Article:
This course is not for the weak of heart. You will encounter maiming in florid, archaic diction. You will see stylized and gory combat. You listen to jeremiad and battle cry alike. You will witness dissolution and rape. You will be suplexed, ddt’d, and piledriven. But through it all, you will partake in one of the 20th and 21st centuries most contested debates: the role of violence in popular culture. Pundits rave about the effects of violent video games, violent music, and violent television on the mental and social health of children. Year after year, directors and producers pump millions of dollars into increasingly violent movies, movies that make those millions back while collecting trophies. This April nearly a hundred thousand people will flock to an arena to see men beat each other up, as tens of thousands see this spectacle at arenas across the country night after night. It goes without question that our society is one obsessed with violence. Besides the routine news reports of wars, inner-city violence, and bizarre tabloid articles, we willingly pay for the chance to be entertained by violent art, a form of art as old as the Bible and the Iliad. You’d think that our survival instincts—the ones that protect us against bodily harm—would have steered us clear of depictions of our fellow humans in all sorts of agony, but that’s obviously not the case.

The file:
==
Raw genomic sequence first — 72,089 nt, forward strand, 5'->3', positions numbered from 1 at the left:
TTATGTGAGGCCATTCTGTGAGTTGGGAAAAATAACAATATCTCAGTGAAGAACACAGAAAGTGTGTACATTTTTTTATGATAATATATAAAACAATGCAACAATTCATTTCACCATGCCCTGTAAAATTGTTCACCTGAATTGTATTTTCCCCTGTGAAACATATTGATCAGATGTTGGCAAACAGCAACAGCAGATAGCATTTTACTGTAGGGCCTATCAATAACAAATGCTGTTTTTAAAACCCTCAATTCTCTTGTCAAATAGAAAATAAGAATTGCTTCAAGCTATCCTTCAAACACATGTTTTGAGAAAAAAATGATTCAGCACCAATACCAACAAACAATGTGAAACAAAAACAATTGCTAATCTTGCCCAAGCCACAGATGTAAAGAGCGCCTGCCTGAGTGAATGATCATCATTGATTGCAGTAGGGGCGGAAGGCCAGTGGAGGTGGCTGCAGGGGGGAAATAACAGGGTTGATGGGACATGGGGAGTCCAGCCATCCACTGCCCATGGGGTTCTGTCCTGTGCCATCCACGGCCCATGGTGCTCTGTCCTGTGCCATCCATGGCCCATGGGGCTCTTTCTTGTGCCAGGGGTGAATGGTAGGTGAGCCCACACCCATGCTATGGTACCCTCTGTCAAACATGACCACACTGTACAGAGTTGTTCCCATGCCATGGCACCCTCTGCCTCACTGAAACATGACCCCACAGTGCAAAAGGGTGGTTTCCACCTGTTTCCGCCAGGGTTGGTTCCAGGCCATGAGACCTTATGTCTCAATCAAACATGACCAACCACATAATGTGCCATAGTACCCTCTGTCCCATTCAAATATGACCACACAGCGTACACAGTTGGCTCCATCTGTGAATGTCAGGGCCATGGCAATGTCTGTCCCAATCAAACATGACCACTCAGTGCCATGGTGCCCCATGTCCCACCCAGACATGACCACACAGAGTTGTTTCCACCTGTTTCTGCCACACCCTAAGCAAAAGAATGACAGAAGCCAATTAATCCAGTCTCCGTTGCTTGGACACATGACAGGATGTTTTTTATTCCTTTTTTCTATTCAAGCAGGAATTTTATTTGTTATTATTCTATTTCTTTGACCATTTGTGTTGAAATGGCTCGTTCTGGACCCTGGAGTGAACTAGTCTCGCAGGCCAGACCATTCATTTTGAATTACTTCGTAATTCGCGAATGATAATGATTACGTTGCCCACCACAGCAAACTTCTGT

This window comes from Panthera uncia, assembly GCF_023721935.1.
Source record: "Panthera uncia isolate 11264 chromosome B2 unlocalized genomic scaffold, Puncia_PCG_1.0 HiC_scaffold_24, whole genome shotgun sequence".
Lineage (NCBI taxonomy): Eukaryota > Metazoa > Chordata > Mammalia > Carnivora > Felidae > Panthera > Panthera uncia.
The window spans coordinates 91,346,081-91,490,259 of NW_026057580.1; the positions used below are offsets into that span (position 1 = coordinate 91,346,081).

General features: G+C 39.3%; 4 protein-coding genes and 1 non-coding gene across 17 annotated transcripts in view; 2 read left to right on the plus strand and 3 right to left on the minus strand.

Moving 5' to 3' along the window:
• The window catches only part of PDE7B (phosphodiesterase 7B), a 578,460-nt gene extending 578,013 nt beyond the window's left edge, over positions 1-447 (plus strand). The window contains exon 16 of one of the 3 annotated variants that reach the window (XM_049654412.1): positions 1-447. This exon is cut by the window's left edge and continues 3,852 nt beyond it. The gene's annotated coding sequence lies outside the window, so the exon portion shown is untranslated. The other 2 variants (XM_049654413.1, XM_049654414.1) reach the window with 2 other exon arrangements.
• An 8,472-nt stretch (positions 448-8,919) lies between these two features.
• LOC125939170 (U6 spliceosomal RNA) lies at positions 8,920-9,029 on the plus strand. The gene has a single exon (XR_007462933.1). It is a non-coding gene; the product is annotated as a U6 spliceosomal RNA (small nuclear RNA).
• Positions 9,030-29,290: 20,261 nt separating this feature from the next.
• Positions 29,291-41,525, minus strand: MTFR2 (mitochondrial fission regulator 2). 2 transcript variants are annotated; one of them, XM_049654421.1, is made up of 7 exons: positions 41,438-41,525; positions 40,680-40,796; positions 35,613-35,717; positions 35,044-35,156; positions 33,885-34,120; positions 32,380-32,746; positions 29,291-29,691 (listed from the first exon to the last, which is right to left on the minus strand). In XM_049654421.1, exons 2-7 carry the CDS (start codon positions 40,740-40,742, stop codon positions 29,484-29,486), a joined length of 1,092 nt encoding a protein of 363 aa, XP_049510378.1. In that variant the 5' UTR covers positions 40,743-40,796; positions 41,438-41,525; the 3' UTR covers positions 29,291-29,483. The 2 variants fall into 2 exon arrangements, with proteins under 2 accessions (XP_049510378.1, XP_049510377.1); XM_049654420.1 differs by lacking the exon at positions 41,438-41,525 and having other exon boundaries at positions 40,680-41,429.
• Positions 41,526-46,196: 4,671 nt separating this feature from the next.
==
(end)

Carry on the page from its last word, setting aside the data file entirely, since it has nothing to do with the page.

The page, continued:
In this course, we will try to figure out how and why violence simultaneously appeals to us and revolts us. We’ll write essays that analyze violent works from a variety of critical perspectives. And in the end, we’ll hopefully learn more about who we are, what our relationship to violence is, and how to articulate our insights to others.
If you are not in this course, please feel free to read and comment as much as you'd like. This blog is not only for the students to display their writings, but also to interact with the larger community of Internet-users.